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QMUL’s upcoming appeal against the Information Commissioner’s decision on release of PACE trial data: 20 April 2016

April 14, 2016



Full details of the history and substance of this case can be found in my earlier post Queen Mary University of London to appeal Information Commissioner’s decision on disclosure of PACE trial data.

If you would like to learn more about how the process works, you can do so here FOIA: a Briefing Note + how many PACE requests?


On 20 April, the First-Tier Tribunal (Information Rights) (page 6 of link) will hear Queen Mary University of London (QMUL)’s appeal against the Information Commissioner’s recent decision regarding the release of data from the controversial PACE tria


The hearing will take place in central London at the Residential Property Tribunal, Court H, 10 Alfred Place, London WC1E 7LR (just off Tottenham Court Road).

The hearing

It is listed to last for three days. This is because QMUL (with the benefit of full legal representation) has requested a full hearing with witnesses to give live evidence, as is their right. The alternative shorter process is where the Tribunal considers the evidence on the papers alone and makes a decision from that without hearing from witnesses. This suggests that QMUL is taking this case very seriously.

Hearings are generally open to the public, unless the Tribunal is considering “closed material” (often the core subject matter of the case) at which point the court room will be cleared. That may or may not happen in this case.

However, it is important to remember that, as is the case with all legal proceedings, changes can – and do – frequently happen right up to the last minute.

The parties 

The parties to this case are:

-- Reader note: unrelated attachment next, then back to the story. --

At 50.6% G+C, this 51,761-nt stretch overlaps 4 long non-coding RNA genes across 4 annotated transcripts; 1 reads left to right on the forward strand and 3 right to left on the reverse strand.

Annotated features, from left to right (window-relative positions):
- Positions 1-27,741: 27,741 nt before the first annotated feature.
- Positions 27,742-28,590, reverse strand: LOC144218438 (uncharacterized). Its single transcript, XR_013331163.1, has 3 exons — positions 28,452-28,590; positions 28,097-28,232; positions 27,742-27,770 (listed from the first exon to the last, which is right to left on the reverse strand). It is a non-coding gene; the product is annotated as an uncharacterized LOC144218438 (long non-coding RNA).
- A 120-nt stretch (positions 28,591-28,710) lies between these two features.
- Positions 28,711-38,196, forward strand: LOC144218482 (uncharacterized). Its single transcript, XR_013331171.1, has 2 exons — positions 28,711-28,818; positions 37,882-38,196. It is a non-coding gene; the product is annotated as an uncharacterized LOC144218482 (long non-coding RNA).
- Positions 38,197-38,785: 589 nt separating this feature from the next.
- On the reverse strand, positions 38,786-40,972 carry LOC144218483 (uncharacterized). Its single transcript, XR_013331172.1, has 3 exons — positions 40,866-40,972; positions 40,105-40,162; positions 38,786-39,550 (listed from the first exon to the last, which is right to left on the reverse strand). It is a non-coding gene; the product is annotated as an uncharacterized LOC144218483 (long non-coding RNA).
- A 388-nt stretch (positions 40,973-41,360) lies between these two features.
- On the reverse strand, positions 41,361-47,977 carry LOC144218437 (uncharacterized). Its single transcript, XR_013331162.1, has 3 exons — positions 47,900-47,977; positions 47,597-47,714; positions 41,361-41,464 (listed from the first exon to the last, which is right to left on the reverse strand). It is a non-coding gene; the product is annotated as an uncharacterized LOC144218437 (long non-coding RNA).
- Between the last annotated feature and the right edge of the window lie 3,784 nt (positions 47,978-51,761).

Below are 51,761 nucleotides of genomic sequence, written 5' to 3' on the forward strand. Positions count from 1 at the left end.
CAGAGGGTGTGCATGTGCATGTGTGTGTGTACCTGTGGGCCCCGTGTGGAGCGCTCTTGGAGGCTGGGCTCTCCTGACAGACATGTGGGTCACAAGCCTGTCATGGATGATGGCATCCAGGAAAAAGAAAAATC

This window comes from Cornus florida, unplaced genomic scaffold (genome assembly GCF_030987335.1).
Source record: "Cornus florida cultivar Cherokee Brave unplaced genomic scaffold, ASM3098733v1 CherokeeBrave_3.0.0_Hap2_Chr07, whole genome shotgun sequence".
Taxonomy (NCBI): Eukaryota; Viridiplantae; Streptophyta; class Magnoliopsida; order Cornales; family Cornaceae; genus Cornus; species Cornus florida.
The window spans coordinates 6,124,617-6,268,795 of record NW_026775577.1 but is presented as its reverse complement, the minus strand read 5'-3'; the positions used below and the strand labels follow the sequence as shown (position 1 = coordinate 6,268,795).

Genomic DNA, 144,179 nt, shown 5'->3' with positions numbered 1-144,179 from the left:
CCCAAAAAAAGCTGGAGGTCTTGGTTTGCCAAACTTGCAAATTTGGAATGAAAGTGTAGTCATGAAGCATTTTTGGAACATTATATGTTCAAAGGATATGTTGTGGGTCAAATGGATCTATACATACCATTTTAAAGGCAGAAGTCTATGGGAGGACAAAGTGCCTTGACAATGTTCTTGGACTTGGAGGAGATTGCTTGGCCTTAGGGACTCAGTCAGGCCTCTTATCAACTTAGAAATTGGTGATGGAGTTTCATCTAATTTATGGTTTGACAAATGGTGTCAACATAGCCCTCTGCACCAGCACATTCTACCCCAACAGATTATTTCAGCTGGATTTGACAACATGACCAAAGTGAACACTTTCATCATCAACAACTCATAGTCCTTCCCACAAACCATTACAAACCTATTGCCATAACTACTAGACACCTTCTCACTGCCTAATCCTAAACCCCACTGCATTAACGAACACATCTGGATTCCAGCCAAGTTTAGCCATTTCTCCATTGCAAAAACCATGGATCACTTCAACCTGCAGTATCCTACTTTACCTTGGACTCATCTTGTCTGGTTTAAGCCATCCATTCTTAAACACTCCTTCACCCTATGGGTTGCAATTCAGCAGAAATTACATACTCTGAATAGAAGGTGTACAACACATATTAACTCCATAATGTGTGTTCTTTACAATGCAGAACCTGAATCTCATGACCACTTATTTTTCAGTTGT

• QMUL – the Appellant
  • The Information Commissioner – First Respondent
  • Alem Matthees – Second Respondent. Mr Matthees (the original requestor of the data) requested that he be joined as a respondent to the proceedings, as is his right.

Any parties to the case who are unable to attend the hearing but wish to take part can request participation a live videolink.

The Judgment 

The usual procedure is that the Tribunal hears the evidence and legal argument and then comes to a decision afterwards. The Tribunal consists of three people – a judge as the legally-qualified chair plus two lay members.

Judgment is not normally given at the time of the hearing as the Tribunal members have to discuss their conclusion. The judge will then write up the judgment which is generally served on the parties within three to four weeks from the conclusion of the hearing.


Any of the parties can appeal to the Upper Tribunal so the process is not necessarily over yet. The right to appeal is not automatic at this stage but is on a point of law only.

If the Tribunal orders that the information be disclosed, this must normally be done within 35 days of the date when judgment is served on the parties OR notice of appeal must be lodged.

Judgments are public documents and are made available via the Tribunals website.




11 Comments leave one →
  1. Magdalena permalink
    April 14, 2016 15:45

    thank you so much, super helpful and warmly appreciated 🙂

    Liked by 2 people

  2. Sally permalink
    April 14, 2016 16:49

    Thank you for explaining. Sharing

    Liked by 1 person

  3. Chris permalink
    April 14, 2016 22:37

    Thank you for breaking this down, appreciated.


  4. Elizabeth Corran permalink
    April 16, 2016 00:02

    Thanks for info – and thanks to those who are fighting for this to be made public – so so important for us all


  5. Steve Hawkins permalink
    April 17, 2016 19:21

    Thanks for the update Valerie. (y)

    No doubt, if they lose, they’ll wait out the full month before putting in yet another appeal at the last minute.

    Surely all this must make the tribunal very suspicious that they have something to hide!


  6. April 18, 2016 17:57

    Thanks very much Valerie for updating and explaining the court process.

    Hopefully you or someone else knowledgeable from the ME community are able to go and view the court case to ensure that the truth and no lies are told.


  7. April 22, 2016 17:40

    Thank you SO much for sharing

    Liked by 1 person


  1. QMUL v the Information Commissioner and Matthees: Tribunal hearing and Open Justice – Part 1 | valerieeliotsmith
  2. QMUL v IC + Matthees (PACE Trial) Part 2: Documents, Open Justice and Open Data | valerieeliotsmith
  3. Using public money to keep publicly funded data from the public – johnthejack
  4. The cost of fighting PACE trial data-sharing | WAMES (Working for ME in Wales)

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